Offline Database of only my own music?

Is it possible to make an offline database of my own music using the Musicbrainz system? To create my own personal Musicbrainz site, hosted locally. That only I can access and edit.
I want to be able to see only the Cds and tracks that I own. Be able to compare AcousticIDS and ISICS for the tracks that I own.
I have nearly finished adding all of my music (aprox. 1500 cds) to the database.
I understand that this idea isn’t the original premise of Musicbrainz. Though I am happy to continue to add and edit Musicbrainz for the greater good.




the server code (and install instructions) are on GitHub - metabrainz/musicbrainz-server: The official musicbrainz-server codebase

i’m curious as to your use cases, as nothing comes to mind where a local/trimmed-down instance would be better than using the main collaborative db

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I would start with the preconfigured MusicBrainz Docker.

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Maybe I am looking at this the wrong way.
One of the issues I have with the main database is… Looking at a single track on a CD that I own. It will have multiple ISRC codes, multiple Audio fingerprints. How do I know which ISRC & Audio fingerprint is my track?
Adding to that.
If I can’t tell which audio fingerprint is my track, How do I compare multiple tracks to see if they are the same or different?
I thought that if I can create my own database, this would resolve my issues.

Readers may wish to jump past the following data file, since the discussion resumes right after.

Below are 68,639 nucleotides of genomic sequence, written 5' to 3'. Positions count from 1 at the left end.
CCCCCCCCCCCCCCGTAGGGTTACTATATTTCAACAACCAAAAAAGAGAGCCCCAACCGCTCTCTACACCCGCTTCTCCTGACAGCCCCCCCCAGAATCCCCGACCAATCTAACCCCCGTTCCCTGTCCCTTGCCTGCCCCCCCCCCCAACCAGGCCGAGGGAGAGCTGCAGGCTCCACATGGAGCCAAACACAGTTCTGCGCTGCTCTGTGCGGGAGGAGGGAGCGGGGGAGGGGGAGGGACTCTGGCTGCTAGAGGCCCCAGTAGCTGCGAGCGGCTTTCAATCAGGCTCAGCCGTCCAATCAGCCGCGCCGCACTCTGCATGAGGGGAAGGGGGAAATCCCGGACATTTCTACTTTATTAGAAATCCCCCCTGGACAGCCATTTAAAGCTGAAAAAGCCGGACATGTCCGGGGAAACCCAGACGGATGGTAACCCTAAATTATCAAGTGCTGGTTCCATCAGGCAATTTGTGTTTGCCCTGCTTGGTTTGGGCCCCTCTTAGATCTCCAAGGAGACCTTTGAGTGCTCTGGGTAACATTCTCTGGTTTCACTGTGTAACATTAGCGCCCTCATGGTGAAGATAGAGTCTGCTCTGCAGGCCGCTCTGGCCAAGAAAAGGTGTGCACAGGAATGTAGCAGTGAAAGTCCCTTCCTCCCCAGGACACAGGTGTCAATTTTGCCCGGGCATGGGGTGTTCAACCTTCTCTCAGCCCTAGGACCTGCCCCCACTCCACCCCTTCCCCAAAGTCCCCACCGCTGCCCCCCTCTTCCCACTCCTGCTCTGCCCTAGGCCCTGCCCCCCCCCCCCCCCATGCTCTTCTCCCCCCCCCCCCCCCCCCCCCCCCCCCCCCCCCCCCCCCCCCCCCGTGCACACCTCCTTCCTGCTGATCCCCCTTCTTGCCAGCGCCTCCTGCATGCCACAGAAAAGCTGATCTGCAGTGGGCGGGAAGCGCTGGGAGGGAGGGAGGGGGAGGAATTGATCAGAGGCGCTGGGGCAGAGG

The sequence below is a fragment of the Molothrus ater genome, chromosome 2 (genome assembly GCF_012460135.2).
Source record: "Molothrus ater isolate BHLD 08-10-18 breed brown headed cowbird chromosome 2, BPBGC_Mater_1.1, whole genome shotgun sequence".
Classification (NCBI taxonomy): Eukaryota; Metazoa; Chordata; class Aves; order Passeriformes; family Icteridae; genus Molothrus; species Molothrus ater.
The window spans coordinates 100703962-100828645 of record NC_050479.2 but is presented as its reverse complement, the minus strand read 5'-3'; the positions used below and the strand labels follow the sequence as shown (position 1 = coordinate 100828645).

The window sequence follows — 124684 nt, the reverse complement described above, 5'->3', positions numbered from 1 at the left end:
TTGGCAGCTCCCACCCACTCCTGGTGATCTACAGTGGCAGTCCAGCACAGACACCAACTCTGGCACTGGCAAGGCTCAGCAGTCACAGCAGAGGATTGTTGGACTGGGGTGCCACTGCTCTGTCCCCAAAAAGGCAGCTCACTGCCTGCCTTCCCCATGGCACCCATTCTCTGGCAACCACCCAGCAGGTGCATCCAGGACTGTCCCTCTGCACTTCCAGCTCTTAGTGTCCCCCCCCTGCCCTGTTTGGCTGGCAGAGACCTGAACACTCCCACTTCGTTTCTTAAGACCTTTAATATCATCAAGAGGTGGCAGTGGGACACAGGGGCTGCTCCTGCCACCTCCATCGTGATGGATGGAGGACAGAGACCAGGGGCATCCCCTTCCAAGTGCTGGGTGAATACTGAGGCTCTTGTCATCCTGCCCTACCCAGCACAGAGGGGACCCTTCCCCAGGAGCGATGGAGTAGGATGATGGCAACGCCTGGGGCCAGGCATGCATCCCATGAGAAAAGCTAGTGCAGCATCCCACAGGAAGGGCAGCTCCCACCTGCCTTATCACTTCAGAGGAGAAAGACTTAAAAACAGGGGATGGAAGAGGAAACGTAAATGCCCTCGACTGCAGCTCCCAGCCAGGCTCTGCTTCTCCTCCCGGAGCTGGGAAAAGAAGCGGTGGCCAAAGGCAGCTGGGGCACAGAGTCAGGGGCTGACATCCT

It’s probably way outside the scope of anything that can be done, but I’d love to be able to dump the data from one of my collections to a format that could be read by Microsoft Access.

Picard will compute and write the exact audio fingerprint for your file.

However, it will retrieve all ISRCs associated to the recording from the database. The database just do not distinguish between recordings with some minor differences such as remastering. See AFAIK there is no way to distinguish the one ISRC associated to the specific track the recording appears on from the database.

Maintaining your own database won’t solve it unless you don’t merge recordings the same way.

Maybe it would make sense to associate ISRCs directly to tracks instead of recordings in the database?


Copyright relationships on recordings have the same problem as ISRCs in that it is often associated to a specific track rather than the whole recording. If ISRCs are schema-changed to become track-level data instead of recording-level data, I’d do the same for the copyright relationship.

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I am not keen on having an additional layer for tracks.
IMO we can live with having all ISRC and copyright relationships in one recording when the sound is similar.
Same as we are OK to loose mastering info from recording level.

A couple of examples.

This recording has 2 IRSC codes.
USWB10903611 3:58 2009
USWB19901324 5:18 1983
1:20 difference in length.
With 28 AcoustIDs varying in length from 3:39 to 5:10.

The recording has 2 IRSC codes.
USMO17100531 4:13 1972
USMO17200531 3:54 1972
20sec difference in length.
With 11 AcoustIDs varying in length from 3:47 to 5:33.

Going by this AcoustID database,, which I know has its own set of issues. I would have thought that each example should have its own recording. Then you add the AcoustIDs into the mix.

The Madonna example has 56 combinations of ISRC and AcoustID
The Michael Jackson example has 22 combinations of ISRC and AcoustID

I don’t see the 5:18 track over there.
According to what source can you tell it’s 5:18?

Maybe this ISRC was added wrongly, the original edit has been challengd without answer so you can remove with an edit note saying why: Edit #11980600 - Add ISRCs (pre‐NGS).!/search?isrcCode=USWB19901324&tab=lookup&showReleases=0&start=0&number=10

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Sometimes wrong ISRC are printed inside CD.
In this case as it’s actually printed on CD, they are no longer wrong IMO as they are de facto attributed physically.

These ISRC probably come from an actual CD.
But as there is no answer from the original editor, you can in doubt remove ISRC from these recordings…